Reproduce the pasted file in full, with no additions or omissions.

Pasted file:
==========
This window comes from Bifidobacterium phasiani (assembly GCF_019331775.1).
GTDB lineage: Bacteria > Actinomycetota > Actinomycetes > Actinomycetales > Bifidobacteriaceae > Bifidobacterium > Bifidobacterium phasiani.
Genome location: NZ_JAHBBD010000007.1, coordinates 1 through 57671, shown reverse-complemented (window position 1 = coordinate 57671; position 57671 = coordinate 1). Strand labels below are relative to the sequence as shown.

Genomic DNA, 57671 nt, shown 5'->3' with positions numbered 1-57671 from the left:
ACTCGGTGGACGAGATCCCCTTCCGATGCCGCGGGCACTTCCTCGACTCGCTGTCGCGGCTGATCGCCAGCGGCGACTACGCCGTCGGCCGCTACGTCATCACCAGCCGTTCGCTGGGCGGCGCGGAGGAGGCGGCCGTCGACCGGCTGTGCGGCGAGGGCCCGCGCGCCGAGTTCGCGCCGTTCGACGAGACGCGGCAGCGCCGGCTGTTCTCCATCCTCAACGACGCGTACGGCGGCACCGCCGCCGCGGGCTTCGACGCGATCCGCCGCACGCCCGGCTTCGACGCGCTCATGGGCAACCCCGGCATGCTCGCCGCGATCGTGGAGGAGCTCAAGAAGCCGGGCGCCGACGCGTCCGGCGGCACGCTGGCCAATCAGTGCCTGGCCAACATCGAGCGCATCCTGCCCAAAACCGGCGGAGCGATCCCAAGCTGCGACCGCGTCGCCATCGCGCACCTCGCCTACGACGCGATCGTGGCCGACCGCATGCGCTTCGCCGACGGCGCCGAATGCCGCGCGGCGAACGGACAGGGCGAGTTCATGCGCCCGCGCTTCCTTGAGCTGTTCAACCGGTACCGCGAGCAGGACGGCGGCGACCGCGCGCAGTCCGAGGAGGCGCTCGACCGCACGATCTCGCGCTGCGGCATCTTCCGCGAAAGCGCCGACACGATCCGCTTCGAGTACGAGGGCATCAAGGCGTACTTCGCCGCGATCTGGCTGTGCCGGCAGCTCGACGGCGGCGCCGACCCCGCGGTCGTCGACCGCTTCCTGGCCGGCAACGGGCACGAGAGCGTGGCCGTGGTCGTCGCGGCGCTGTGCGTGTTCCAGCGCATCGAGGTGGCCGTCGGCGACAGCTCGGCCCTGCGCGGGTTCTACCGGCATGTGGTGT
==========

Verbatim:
This window comes from Bifidobacterium phasiani (assembly GCF_019331775.1).
GTDB lineage: Bacteria > Actinomycetota > Actinomycetes > Actinomycetales > Bifidobacteriaceae > Bifidobacterium > Bifidobacterium phasiani.
Genome location: NZ_JAHBBD010000007.1, coordinates 1 through 57671, shown reverse-complemented (window position 1 = coordinate 57671; position 57671 = coordinate 1). Strand labels below are relative to the sequence as shown.

Genomic DNA, 57671 nt, shown 5'->3' with positions numbered 1-57671 from the left:
ACTCGGTGGACGAGATCCCCTTCCGATGCCGCGGGCACTTCCTCGACTCGCTGTCGCGGCTGATCGCCAGCGGCGACTACGCCGTCGGCCGCTACGTCATCACCAGCCGTTCGCTGGGCGGCGCGGAGGAGGCGGCCGTCGACCGGCTGTGCGGCGAGGGCCCGCGCGCCGAGTTCGCGCCGTTCGACGAGACGCGGCAGCGCCGGCTGTTCTCCATCCTCAACGACGCGTACGGCGGCACCGCCGCCGCGGGCTTCGACGCGATCCGCCGCACGCCCGGCTTCGACGCGCTCATGGGCAACCCCGGCATGCTCGCCGCGATCGTGGAGGAGCTCAAGAAGCCGGGCGCCGACGCGTCCGGCGGCACGCTGGCCAATCAGTGCCTGGCCAACATCGAGCGCATCCTGCCCAAAACCGGCGGAGCGATCCCAAGCTGCGACCGCGTCGCCATCGCGCACCTCGCCTACGACGCGATCGTGGCCGACCGCATGCGCTTCGCCGACGGCGCCGAATGCCGCGCGGCGAACGGACAGGGCGAGTTCATGCGCCCGCGCTTCCTTGAGCTGTTCAACCGGTACCGCGAGCAGGACGGCGGCGACCGCGCGCAGTCCGAGGAGGCGCTCGACCGCACGATCTCGCGCTGCGGCATCTTCCGCGAAAGCGCCGACACGATCCGCTTCGAGTACGAGGGCATCAAGGCGTACTTCGCCGCGATCTGGCTGTGCCGGCAGCTCGACGGCGGCGCCGACCCCGCGGTCGTCGACCGCTTCCTGGCCGGCAACGGGCACGAGAGCGTGGCCGTGGTCGTCGCGGCGCTGTGCGTGTTCCAGCGCATCGAGGTGGCCGTCGGCGACAGCTCGGCCCTGCGCGGGTTCTACCGGCATGTGGTGT